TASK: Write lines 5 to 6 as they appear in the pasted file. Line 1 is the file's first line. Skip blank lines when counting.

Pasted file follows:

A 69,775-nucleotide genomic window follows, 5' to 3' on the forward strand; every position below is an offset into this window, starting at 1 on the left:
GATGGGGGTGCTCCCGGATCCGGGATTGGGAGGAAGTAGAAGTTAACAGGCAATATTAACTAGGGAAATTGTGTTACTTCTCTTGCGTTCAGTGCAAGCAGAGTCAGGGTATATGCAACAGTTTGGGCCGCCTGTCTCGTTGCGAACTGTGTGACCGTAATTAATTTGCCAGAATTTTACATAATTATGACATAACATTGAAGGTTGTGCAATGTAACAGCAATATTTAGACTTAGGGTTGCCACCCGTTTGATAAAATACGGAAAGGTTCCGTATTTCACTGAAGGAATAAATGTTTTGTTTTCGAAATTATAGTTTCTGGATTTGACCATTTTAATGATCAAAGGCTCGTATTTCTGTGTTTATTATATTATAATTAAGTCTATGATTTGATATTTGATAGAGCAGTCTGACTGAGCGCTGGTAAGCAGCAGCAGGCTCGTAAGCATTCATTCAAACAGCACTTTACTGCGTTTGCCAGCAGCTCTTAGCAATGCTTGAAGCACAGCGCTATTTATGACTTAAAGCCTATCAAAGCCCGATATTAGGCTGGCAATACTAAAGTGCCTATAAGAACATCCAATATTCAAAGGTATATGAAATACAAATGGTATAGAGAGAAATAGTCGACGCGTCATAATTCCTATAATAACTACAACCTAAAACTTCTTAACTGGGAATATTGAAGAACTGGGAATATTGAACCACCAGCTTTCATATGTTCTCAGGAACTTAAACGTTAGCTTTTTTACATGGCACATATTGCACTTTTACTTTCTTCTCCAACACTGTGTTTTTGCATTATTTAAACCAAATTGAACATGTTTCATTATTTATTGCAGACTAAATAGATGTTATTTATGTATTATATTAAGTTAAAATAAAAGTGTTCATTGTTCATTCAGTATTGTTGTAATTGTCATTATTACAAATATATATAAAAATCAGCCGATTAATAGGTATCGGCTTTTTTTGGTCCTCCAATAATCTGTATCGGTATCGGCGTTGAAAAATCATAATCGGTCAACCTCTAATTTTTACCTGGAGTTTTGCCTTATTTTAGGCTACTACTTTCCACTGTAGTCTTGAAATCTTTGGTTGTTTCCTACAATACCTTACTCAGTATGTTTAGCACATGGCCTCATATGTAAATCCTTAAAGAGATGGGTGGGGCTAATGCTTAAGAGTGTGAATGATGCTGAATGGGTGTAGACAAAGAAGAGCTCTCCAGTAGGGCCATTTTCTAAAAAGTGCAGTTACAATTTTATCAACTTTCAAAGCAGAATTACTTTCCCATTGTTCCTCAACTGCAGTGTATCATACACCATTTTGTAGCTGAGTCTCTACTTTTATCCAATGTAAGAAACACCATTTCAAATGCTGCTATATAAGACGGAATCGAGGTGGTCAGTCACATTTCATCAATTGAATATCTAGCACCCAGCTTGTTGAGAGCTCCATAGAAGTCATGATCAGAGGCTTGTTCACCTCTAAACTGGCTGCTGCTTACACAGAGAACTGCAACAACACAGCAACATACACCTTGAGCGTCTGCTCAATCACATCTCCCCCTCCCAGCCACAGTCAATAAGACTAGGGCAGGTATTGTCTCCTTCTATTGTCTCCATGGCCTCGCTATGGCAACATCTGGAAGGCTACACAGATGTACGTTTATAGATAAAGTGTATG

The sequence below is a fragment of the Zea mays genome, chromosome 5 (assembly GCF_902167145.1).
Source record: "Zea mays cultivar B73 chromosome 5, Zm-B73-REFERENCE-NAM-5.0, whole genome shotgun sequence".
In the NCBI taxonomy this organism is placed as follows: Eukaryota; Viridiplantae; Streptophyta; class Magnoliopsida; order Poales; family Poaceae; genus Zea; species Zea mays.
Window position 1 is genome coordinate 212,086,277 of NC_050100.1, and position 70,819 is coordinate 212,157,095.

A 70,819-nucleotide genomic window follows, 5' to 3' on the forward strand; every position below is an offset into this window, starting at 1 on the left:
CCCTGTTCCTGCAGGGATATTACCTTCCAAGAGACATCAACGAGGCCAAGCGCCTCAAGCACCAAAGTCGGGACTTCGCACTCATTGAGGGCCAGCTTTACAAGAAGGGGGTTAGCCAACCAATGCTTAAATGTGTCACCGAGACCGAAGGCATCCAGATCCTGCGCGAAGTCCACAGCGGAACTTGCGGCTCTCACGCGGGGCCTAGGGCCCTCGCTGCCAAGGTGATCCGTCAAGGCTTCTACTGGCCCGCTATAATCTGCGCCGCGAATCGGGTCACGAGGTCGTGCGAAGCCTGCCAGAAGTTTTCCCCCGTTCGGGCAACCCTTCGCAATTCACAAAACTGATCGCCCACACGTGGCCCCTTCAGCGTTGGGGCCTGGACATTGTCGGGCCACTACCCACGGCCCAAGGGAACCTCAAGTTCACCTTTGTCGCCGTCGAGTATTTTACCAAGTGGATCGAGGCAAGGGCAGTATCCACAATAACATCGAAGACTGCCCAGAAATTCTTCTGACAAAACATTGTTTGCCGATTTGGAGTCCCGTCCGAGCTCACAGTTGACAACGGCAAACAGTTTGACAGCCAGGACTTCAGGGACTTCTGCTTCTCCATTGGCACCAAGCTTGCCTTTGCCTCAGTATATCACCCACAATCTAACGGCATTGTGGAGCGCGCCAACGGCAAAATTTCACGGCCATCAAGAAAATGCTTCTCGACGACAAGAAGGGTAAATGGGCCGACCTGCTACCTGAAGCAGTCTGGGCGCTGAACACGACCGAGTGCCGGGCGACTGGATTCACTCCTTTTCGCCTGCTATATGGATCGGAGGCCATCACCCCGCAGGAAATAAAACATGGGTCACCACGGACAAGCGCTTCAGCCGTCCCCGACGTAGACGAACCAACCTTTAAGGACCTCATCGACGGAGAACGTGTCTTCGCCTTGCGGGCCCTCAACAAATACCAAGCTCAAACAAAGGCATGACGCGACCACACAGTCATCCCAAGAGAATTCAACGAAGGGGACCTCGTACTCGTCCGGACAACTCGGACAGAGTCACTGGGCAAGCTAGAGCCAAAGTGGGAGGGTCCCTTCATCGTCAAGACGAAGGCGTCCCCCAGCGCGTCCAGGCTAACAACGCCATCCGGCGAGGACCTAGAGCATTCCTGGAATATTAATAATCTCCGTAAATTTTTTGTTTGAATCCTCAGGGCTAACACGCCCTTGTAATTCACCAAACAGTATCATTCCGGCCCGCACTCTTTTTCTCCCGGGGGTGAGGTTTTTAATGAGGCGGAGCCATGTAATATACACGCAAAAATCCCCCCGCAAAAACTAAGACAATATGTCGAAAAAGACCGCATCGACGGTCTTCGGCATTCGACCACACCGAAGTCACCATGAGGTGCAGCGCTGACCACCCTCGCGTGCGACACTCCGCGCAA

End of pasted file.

In the NCBI taxonomy this organism is placed as follows: Eukaryota; Viridiplantae; Streptophyta; class Magnoliopsida; order Poales; family Poaceae; genus Zea; species Zea mays.
Window position 1 is genome coordinate 212,086,277 of NC_050100.1, and position 70,819 is coordinate 212,157,095.